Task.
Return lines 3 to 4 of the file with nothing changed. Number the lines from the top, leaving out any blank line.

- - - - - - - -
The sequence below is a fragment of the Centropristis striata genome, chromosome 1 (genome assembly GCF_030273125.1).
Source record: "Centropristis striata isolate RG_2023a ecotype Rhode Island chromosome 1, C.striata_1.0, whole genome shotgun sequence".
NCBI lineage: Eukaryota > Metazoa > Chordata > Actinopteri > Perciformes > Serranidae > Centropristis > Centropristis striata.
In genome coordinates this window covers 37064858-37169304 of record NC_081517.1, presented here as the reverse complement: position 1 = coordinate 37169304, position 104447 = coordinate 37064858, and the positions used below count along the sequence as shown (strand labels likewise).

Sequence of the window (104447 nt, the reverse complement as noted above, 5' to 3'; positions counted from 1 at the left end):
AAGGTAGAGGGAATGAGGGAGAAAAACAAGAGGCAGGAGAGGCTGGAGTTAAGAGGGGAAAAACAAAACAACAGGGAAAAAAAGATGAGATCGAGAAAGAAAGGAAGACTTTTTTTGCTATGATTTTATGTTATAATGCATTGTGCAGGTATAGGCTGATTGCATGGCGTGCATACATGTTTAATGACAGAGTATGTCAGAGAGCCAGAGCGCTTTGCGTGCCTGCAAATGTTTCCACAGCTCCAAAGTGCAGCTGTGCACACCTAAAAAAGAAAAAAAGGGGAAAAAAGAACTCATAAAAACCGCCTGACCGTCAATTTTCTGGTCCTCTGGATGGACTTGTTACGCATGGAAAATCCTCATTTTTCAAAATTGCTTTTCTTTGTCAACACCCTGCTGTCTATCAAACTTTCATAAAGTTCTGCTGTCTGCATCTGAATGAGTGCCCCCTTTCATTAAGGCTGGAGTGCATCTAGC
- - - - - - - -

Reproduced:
NCBI lineage: Eukaryota > Metazoa > Chordata > Actinopteri > Perciformes > Serranidae > Centropristis > Centropristis striata.
In genome coordinates this window covers 37064858-37169304 of record NC_081517.1, presented here as the reverse complement: position 1 = coordinate 37169304, position 104447 = coordinate 37064858, and the positions used below count along the sequence as shown (strand labels likewise).